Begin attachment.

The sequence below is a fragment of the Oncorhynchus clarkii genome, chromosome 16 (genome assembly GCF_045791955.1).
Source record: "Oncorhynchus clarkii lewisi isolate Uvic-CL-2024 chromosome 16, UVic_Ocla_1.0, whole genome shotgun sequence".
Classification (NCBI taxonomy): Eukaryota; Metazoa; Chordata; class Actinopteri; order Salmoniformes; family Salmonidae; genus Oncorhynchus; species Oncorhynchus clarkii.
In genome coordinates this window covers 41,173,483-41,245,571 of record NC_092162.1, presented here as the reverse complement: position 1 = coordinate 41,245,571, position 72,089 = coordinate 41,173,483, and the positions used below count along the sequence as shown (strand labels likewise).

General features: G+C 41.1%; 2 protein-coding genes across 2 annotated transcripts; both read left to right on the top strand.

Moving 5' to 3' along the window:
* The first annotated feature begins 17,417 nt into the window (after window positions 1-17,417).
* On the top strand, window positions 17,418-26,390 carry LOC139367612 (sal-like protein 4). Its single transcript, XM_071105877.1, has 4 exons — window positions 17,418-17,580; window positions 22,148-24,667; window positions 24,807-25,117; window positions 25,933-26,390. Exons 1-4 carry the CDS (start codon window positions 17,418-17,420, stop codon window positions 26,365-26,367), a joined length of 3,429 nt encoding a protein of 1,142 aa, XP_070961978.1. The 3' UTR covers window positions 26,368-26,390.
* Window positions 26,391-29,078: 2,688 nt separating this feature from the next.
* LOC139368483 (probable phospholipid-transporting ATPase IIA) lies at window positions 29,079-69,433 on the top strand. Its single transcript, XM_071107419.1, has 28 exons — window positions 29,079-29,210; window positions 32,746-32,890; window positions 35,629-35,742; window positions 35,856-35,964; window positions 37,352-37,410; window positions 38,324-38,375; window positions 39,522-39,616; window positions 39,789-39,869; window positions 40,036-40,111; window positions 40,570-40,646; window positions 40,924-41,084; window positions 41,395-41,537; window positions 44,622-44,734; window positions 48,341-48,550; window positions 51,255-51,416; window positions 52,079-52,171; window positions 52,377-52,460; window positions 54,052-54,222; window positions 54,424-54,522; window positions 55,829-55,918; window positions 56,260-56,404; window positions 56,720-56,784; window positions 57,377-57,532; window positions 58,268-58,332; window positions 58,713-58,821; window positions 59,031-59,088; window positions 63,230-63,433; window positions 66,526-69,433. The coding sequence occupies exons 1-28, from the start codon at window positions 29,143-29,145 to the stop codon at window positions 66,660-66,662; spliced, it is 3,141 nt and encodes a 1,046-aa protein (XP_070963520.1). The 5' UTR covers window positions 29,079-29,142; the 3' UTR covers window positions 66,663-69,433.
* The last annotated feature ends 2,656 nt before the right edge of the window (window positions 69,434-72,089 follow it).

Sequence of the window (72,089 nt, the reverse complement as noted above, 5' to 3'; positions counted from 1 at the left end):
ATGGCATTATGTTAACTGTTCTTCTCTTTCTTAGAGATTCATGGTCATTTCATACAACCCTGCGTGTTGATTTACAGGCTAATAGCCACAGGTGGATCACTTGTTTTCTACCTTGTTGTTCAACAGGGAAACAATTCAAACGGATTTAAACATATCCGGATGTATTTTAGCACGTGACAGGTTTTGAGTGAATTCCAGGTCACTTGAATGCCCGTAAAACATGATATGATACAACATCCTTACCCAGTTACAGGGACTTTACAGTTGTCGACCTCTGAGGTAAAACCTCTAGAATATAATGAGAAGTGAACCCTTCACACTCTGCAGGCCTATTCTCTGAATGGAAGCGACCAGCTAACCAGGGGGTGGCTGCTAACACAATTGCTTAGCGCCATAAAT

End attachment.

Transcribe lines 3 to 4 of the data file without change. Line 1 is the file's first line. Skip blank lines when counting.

Classification (NCBI taxonomy): Eukaryota; Metazoa; Chordata; class Actinopteri; order Salmoniformes; family Salmonidae; genus Oncorhynchus; species Oncorhynchus clarkii.
In genome coordinates this window covers 41,173,483-41,245,571 of record NC_092162.1, presented here as the reverse complement: position 1 = coordinate 41,245,571, position 72,089 = coordinate 41,173,483, and the positions used below count along the sequence as shown (strand labels likewise).